The Soviet Bomber That Was Utterly Bonkers | Tupolev TB-3

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The Tupolev TB-3 is a four-engine Soviet heavy developed in the late 1920s. It was the first all-metal, four-engine, monoplane bomber to enter service, and transformed the Soviet Air Force’s capabilities. 

Design Origins

The TB-3’s story begins in 1925 with the Soviet Air Force. During the 1920s, the Soviet Union didn’t have the required facilities in which it could build its airframes, nor give them the required equipment in the numbers requested. 

As a result, the development of the bomber was so slow that several other Tupolev projects took to the air after being started after it. 

Production and Problems 

The first production aircraft rolled out on January 4, 1932. Unfortunately, by this point, the production aircraft had grown heavy, resulting in poor flight performance when the first units were delivered.

The cause of the weight gain was due to a number of things- the switching from imported to locally produced alloys for much of the airframe, the addition of combat equipment that is sometimes not accounted for, the use of heavy electric cables despite currents being trivial and poor quality and inexperienced factory workers. 

Because of this, an urgent weight reduction program was made, with complete disregard for safety. The structure was simplified, wing ribs were removed, and in some extreme cases, the thickness of the fuselage structure was reduced. Despite this, when the plane flew again, this didn’t lead to any catastrophic structural failures.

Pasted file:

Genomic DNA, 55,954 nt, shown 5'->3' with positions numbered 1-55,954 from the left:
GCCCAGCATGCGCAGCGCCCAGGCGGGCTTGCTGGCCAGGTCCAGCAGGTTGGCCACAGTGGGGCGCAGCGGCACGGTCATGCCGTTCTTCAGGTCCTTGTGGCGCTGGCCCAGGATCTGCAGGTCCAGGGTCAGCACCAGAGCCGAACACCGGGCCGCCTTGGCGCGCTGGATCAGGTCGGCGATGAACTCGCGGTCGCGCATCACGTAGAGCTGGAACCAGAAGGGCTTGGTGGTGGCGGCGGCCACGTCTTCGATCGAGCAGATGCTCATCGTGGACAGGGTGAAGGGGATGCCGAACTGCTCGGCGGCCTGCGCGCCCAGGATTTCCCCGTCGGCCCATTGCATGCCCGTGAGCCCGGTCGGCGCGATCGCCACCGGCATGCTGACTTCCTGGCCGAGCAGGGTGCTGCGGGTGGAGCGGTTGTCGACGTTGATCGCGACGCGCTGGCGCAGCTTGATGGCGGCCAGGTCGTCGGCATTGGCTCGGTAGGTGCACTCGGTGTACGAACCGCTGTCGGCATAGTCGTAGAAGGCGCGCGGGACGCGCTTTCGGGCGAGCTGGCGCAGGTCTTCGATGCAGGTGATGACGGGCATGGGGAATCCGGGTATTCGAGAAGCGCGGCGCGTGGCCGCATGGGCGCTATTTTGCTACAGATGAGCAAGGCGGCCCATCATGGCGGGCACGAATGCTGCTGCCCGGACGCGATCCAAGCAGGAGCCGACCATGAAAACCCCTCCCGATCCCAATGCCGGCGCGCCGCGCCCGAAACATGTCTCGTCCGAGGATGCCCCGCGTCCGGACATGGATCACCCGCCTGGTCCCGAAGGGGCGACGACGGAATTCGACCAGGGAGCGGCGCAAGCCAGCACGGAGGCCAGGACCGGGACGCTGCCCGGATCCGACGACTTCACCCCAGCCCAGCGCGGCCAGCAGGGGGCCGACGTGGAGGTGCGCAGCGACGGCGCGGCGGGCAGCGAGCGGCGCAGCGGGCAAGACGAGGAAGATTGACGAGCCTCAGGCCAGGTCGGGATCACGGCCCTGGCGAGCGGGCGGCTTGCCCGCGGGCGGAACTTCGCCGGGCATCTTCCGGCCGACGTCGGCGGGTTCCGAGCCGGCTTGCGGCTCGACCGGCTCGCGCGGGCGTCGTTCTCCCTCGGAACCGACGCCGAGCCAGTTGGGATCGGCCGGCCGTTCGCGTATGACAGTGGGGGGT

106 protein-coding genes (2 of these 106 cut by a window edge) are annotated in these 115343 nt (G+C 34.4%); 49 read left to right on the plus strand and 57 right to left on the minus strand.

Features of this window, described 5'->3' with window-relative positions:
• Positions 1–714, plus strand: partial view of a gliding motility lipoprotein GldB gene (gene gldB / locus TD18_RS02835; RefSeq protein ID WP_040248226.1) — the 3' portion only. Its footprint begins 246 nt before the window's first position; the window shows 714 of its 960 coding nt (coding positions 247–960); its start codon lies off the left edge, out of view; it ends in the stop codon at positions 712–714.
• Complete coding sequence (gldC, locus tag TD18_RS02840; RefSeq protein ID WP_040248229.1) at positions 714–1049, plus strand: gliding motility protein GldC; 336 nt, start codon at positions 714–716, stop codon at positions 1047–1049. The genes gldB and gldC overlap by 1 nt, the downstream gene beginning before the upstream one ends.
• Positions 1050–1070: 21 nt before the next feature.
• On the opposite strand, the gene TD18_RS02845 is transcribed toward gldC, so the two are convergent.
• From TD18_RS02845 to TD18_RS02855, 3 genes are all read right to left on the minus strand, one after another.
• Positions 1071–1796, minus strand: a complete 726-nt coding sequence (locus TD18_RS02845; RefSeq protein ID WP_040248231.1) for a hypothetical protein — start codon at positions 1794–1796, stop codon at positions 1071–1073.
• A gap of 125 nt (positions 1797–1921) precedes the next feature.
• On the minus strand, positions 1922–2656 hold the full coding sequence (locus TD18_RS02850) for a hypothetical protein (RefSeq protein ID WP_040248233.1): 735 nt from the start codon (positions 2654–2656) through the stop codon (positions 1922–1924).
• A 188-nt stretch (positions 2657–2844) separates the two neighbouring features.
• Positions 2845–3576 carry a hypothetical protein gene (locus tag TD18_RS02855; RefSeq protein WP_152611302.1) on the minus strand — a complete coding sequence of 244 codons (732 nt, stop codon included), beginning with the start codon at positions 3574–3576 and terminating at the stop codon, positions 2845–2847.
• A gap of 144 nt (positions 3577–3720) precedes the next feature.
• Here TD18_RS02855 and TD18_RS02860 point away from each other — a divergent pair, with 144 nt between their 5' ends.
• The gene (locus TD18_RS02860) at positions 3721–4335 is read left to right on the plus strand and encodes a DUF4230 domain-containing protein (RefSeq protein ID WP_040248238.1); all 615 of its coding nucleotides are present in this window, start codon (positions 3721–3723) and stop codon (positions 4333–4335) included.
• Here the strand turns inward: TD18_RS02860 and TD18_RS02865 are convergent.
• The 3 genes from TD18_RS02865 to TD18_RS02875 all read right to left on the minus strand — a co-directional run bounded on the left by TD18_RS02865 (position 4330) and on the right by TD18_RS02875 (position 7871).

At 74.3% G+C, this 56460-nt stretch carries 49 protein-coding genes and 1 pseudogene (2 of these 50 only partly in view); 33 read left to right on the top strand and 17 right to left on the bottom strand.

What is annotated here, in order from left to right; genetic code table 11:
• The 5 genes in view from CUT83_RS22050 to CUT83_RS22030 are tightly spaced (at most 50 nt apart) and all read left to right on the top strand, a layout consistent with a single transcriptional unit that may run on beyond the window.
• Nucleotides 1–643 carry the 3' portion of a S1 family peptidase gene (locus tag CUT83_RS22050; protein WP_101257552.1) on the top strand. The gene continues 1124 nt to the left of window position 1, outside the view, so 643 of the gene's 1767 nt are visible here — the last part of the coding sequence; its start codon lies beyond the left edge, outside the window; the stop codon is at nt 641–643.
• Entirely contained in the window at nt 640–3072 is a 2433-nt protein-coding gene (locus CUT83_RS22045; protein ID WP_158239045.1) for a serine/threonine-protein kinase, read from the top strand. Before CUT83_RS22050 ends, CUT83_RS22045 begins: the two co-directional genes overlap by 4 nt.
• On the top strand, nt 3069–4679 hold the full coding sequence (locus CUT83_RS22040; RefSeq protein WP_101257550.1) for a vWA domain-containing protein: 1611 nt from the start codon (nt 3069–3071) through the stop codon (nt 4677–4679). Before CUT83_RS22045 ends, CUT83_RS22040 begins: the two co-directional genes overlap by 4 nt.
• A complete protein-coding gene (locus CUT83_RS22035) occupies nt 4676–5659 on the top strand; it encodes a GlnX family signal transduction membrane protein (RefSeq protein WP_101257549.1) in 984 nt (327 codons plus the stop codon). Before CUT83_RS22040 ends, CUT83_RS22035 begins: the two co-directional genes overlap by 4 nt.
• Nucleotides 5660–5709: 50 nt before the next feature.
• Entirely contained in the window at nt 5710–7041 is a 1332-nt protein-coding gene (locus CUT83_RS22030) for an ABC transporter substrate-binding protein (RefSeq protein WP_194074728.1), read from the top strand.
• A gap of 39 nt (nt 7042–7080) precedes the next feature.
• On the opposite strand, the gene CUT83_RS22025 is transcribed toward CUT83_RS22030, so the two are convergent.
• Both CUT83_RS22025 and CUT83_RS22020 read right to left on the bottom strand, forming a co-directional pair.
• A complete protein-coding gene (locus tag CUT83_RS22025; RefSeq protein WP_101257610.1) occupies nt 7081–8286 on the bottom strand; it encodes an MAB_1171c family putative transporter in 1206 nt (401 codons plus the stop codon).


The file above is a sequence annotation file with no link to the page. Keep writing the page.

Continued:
Performance Stats

Production went full steam ahead, and by 1933, factory 22 was producing two TB-3s every three days and was now powered by the M-17 engine.

By the start of the year, nearly 400 TB-3s had already been built and delivered. This meant that the Soviet Union now had the most powerful bomber force in the world- a distinction that they would hold for most of the 1930s. 

Seeking Further Improvement

Despite having a solid bomber force, the VVS was still hungry for improvement, specifically, range. 

The Soviet Union itself was extremely vast, and it had potential enemies on both Eastern and Western borders. As a result, range was considered more important than payload among many senior officers. 

Salvation was found in the M-34R engine that featured a reduction gear. The take-off run was reduced, the climb to 3,000 m went from 29 minutes down to 17, the top speed increased by up to 20kph, and propeller noise was significantly lessened. 

Service Life

There’s not much information on the service life of the TB-3, but it paints a good picture. With over 800 being built, this plane would see service throughout the 1930s, and all the way up to the end of WWII. 

TB-3s were also featured at the Battle of Khalkin Gol against Imperial Japan, and the Winter War in Finland. However, the biggest involvement of TB-3s was during the Second World War after the German invasion of the Soviet Union. 

By the summer of 1941, the TB-3ss was well and truly showing its age, with a number of more advanced bomber designs being introduced in service. It was withdrawn from the frontlines in 1939, and many TB-3s had been converted into transport variants known as G-2.